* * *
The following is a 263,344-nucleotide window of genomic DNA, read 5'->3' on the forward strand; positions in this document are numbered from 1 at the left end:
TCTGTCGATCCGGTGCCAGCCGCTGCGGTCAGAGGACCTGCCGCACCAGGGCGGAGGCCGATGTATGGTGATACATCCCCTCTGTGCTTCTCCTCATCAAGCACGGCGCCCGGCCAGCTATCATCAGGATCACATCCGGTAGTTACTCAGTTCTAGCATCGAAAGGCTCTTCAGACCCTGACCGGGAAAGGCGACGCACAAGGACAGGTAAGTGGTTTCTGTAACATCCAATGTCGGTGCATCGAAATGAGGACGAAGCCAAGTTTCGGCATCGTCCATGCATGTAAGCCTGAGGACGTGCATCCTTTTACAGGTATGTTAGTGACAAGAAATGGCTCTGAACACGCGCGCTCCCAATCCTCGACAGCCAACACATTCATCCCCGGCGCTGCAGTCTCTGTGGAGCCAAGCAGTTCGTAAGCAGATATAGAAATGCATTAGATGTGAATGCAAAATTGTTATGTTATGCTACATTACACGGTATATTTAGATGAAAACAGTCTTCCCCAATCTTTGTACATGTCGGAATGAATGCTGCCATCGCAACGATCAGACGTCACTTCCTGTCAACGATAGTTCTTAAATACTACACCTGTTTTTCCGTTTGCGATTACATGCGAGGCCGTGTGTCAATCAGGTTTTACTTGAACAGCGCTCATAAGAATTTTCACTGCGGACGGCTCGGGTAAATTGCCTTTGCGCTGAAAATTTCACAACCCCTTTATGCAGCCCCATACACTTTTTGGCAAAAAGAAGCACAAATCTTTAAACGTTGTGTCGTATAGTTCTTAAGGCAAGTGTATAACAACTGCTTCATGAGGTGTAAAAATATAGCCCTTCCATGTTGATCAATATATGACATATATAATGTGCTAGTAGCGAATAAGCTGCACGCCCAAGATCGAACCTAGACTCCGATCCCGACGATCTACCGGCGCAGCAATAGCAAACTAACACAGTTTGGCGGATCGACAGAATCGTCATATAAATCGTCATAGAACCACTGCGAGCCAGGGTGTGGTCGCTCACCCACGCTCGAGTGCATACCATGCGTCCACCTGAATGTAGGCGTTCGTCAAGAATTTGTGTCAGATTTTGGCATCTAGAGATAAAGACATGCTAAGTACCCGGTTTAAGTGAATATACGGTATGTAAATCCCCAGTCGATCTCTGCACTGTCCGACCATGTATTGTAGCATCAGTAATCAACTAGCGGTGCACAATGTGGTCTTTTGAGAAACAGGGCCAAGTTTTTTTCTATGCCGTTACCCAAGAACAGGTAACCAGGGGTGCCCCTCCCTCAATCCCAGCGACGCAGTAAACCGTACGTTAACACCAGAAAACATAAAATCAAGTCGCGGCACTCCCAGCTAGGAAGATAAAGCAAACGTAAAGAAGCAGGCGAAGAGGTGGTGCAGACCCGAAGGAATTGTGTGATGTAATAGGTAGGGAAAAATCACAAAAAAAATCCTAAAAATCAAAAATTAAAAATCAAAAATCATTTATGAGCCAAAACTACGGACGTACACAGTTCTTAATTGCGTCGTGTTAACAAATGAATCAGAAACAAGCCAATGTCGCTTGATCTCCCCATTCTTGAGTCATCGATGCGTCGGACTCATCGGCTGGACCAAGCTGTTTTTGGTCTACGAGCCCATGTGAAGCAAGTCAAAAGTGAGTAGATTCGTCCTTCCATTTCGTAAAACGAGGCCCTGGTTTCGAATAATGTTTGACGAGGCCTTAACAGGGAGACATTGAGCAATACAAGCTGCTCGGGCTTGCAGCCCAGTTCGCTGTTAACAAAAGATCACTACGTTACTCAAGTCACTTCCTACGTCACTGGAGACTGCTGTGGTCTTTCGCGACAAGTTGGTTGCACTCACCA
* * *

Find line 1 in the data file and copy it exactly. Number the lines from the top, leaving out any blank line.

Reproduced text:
The following is a 263,344-nucleotide window of genomic DNA, read 5'->3' on the forward strand; positions in this document are numbered from 1 at the left end: